Barcelona again (1)

It is almost three years to the day when I noted here the few hours that we spent in Barcelona, but this month we have made a second and longer stay at this jewel in Spain’s golden crown, the flight path to the airport giving us a breath-taking view of the coastline and the wonderful experience awaiting us.

Barcelona skyline panorama at night

We had the added pleasure of spending some of the time with very special members of our family including our twelve year old grandson, a devoted Barcelona F.C. supporter. There was also our daughter’s birthday to celebrate, and this fine city does celebration as a matter of habit. There was the added advantage of being guided and escorted around the city by a family friend, now resident here for some years.

Most cities are seen to best advantage on foot, and we did a lot of walking! The city is laid out on a grid system, its fine buildings mostly some one or two hundred years old, although there are parts of the city which still show their Roman and medieval origin. Transport is well regulated: motor bikes are encouraged and there are racks of bicycles owned by the city for hire (20 Euros a year for two hour trips),taking advantage of the wide streets and given a respect by car drivers unusual in my own country.

The buildings of the architect Antoni Gaudi (1852-1926), and the fantasies and imagination that inspired them, are the pride of Barcelona. Described by one of his early teachers as either insane or a genius, perhaps he was both those things and although influenced by the European Art Nouveau movement and in particular by John Ruskin and William Morris, he was entirely, uniquely, himself.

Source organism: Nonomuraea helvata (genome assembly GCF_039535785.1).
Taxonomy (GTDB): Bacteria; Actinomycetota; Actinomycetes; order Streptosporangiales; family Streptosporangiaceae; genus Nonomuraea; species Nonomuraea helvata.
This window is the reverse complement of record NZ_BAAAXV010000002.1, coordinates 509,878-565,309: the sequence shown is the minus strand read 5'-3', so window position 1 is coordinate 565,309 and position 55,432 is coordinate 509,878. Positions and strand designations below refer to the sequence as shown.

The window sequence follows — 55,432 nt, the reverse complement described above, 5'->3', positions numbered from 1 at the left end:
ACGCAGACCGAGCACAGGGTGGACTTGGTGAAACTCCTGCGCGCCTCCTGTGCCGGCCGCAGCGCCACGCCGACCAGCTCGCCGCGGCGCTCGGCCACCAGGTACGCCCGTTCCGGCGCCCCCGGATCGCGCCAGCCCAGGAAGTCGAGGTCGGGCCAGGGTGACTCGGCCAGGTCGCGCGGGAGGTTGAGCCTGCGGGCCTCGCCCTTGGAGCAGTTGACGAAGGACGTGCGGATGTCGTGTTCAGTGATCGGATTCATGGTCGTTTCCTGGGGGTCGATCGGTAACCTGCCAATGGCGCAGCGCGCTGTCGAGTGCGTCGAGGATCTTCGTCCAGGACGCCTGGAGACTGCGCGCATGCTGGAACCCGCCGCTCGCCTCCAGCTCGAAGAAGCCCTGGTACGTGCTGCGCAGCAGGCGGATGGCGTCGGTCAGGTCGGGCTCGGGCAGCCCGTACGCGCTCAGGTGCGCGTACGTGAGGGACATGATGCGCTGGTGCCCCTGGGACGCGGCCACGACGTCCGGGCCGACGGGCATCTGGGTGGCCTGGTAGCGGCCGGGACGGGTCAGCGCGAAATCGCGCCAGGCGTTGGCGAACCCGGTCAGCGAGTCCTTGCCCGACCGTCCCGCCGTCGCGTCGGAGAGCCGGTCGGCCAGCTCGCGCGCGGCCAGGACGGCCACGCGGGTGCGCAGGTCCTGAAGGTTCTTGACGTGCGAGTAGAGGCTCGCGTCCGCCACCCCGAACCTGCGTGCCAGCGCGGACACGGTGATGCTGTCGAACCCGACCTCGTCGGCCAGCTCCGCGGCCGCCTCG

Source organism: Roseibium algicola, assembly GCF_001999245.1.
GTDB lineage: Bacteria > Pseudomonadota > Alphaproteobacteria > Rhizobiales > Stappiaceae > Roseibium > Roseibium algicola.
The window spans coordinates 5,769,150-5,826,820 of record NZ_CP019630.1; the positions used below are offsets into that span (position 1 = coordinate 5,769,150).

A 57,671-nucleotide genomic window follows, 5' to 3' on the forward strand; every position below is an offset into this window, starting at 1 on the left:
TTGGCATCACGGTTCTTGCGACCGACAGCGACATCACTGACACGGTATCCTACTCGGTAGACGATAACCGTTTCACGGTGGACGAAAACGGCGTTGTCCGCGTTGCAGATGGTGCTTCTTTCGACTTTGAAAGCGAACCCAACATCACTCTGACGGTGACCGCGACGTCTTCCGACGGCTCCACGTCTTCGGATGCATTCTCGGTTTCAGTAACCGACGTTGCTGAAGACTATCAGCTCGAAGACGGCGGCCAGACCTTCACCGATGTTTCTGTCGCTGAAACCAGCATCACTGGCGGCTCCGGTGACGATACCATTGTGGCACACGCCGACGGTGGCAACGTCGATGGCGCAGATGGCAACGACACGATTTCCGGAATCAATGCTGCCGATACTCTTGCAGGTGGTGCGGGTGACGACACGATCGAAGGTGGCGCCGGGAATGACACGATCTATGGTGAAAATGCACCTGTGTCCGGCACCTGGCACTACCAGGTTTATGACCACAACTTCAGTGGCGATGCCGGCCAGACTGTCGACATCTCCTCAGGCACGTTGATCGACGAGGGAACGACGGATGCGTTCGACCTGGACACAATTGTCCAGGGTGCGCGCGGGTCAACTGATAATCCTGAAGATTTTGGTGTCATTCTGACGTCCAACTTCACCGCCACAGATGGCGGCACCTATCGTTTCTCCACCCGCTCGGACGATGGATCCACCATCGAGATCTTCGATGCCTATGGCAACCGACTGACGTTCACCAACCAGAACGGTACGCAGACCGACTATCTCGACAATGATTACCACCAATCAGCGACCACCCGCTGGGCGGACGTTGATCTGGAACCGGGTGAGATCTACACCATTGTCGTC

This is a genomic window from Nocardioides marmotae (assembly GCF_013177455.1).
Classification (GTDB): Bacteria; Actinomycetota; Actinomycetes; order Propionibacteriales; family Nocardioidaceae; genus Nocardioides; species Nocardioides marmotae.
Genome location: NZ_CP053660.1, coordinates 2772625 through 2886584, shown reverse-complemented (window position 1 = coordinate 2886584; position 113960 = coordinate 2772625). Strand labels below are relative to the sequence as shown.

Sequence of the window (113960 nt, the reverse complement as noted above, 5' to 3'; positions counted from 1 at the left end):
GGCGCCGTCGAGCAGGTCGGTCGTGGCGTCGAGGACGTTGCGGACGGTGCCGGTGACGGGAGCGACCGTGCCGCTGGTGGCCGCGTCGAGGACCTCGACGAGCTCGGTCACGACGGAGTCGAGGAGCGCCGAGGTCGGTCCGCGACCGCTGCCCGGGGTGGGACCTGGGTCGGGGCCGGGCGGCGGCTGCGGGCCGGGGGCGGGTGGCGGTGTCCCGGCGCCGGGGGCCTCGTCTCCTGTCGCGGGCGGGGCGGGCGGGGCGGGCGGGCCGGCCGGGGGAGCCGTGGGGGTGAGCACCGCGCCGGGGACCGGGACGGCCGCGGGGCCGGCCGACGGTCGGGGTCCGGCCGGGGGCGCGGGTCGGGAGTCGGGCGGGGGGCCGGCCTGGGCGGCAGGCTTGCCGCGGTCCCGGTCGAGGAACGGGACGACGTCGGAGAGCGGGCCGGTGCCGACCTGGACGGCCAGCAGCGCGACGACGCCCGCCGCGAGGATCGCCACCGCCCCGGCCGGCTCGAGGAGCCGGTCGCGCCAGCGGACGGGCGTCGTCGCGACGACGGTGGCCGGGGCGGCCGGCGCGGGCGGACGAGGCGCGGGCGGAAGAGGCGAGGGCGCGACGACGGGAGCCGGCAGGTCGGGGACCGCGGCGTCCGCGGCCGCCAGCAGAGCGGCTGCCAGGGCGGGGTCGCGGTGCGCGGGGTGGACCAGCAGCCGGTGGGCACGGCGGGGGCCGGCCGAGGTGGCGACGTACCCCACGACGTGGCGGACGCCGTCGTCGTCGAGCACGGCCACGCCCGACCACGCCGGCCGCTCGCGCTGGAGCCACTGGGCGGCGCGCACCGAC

The Sagrada Familia is quite astonishing. He spent the last forty three years of his life supervising the building of it, and until his untimely death as the result of a road accident,he lived for a year in a studio on the premises.

His dedication has been honoured by the city and his unfinished work is now at last nearing completion, although cranes still vie to catch the eye with the high cathedral towers. A deeply religious man (although he was critical of the clergy), the Christian story as well as his love for nature are evident on the facia with its many carvings, many telling their own stories. Inside the building – which has room for 8,000 worshippers – there is a wonderful sense of light and space.

‘Awe’ is the only word that can begin to explain its emotional and ascetic impact.

More about the city in my next blog, enough now to say that together with his mother and father we went with our grandson on a tour of the Barco’ museum and stadium, and we have the photos to prove it!